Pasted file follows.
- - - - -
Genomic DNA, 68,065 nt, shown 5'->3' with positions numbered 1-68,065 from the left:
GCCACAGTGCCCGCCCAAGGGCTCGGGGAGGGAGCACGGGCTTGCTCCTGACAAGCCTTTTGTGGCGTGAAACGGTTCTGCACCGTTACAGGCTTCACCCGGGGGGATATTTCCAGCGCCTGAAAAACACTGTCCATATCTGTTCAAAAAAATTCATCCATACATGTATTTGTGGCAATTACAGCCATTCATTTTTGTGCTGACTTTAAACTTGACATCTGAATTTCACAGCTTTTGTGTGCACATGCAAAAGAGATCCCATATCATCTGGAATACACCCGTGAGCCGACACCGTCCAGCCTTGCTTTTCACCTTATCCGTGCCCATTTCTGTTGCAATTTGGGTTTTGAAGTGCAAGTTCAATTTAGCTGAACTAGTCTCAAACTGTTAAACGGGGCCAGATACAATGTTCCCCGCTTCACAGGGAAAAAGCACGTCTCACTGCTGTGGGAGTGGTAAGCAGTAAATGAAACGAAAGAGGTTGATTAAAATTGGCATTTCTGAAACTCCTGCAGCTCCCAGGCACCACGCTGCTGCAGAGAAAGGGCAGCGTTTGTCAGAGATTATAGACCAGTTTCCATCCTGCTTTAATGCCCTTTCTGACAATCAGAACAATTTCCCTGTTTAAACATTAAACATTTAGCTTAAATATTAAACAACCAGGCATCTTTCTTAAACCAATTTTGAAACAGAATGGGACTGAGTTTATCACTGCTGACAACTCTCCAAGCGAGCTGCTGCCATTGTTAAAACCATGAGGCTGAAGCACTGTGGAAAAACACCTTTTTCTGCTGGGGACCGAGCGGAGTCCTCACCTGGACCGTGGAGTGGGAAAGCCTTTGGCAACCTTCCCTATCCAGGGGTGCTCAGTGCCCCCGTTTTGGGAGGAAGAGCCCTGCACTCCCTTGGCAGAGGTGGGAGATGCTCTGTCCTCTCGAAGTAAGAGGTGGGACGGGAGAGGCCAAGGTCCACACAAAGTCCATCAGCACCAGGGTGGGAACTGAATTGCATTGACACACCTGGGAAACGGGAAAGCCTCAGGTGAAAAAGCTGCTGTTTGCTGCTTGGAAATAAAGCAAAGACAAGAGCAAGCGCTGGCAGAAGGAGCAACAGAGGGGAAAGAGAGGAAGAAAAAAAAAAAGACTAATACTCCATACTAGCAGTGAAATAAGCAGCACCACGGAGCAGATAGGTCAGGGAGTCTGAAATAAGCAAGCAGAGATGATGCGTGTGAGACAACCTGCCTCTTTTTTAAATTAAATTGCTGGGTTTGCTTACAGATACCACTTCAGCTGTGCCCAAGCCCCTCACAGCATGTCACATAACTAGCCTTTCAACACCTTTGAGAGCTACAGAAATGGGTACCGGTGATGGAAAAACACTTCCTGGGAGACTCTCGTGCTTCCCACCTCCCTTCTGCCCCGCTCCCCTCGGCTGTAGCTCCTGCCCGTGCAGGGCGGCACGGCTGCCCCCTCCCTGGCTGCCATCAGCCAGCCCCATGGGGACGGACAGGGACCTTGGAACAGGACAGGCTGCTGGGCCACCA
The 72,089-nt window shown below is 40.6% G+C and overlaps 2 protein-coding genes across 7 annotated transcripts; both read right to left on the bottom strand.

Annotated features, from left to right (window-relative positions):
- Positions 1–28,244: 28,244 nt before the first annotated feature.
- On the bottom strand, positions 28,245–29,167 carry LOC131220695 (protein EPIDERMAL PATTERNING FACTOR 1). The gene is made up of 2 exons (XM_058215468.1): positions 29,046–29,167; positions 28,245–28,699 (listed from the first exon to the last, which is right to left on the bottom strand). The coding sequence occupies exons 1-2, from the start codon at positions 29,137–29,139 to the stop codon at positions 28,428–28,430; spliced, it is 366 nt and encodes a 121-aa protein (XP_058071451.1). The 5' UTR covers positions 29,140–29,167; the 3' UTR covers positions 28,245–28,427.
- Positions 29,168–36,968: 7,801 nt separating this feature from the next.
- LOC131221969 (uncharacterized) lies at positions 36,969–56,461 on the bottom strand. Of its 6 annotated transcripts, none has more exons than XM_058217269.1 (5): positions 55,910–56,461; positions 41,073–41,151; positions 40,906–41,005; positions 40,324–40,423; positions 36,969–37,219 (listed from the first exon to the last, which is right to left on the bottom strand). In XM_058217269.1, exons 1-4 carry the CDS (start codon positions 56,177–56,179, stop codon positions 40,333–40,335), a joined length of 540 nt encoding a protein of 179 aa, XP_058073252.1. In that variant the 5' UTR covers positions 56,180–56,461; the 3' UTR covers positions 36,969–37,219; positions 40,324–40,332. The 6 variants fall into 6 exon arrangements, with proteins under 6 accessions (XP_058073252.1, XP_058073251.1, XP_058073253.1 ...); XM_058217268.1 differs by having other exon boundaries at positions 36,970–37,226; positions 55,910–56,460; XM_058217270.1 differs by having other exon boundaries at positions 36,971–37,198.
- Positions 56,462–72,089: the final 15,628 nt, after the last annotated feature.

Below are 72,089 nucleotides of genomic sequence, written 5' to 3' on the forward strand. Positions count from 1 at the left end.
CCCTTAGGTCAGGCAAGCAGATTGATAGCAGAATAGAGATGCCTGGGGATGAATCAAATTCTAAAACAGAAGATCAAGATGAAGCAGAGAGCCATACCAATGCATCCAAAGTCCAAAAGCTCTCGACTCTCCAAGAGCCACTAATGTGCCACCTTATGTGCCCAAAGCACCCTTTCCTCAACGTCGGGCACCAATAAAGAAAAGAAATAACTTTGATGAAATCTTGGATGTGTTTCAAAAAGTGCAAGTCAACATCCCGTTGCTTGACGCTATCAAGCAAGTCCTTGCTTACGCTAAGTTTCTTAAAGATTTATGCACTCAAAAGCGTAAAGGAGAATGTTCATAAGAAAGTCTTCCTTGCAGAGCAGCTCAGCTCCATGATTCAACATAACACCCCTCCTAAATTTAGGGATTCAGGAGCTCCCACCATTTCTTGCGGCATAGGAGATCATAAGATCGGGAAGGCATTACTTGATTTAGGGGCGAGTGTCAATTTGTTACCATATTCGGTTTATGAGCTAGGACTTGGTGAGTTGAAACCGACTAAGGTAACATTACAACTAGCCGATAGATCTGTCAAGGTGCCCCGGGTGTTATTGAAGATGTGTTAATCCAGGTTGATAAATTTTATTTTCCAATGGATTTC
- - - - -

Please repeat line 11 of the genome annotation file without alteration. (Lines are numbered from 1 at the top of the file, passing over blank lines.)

CCCTTAGGTCAGGCAAGCAGATTGATAGCAGAATAGAGATGCCTGGGGATGAATCAAATTCTAAAACAGAAGATCAAGATGAAGCAGAGAGCCATACCAATGCATCCAAAGTCCAAAAGCTCTCGACTCTCCAAGAGCCACTAATGTGCCACCTTATGTGCCCAAAGCACCCTTTCCTCAACGTCGGGCACCAATAAAGAAAAGAAATAACTTTGATGAAATCTTGGATGTGTTTCAAAAAGTGCAAGTCAACATCCCGTTGCTTGACGCTATCAAGCAAGTCCTTGCTTACGCTAAGTTTCTTAAAGATTTATGCACTCAAAAGCGTAAAGGAGAATGTTCATAAGAAAGTCTTCCTTGCAGAGCAGCTCAGCTCCATGATTCAACATAACACCCCTCCTAAATTTAGGGATTCAGGAGCTCCCACCATTTCTTGCGGCATAGGAGATCATAAGATCGGGAAGGCATTACTTGATTTAGGGGCGAGTGTCAATTTGTTACCATATTCGGTTTATGAGCTAGGACTTGGTGAGTTGAAACCGACTAAGGTAACATTACAACTAGCCGATAGATCTGTCAAGGTGCCCCGGGTGTTATTGAAGATGTGTTAATCCAGGTTGATAAATTTTATTTTCCAATGGATTTC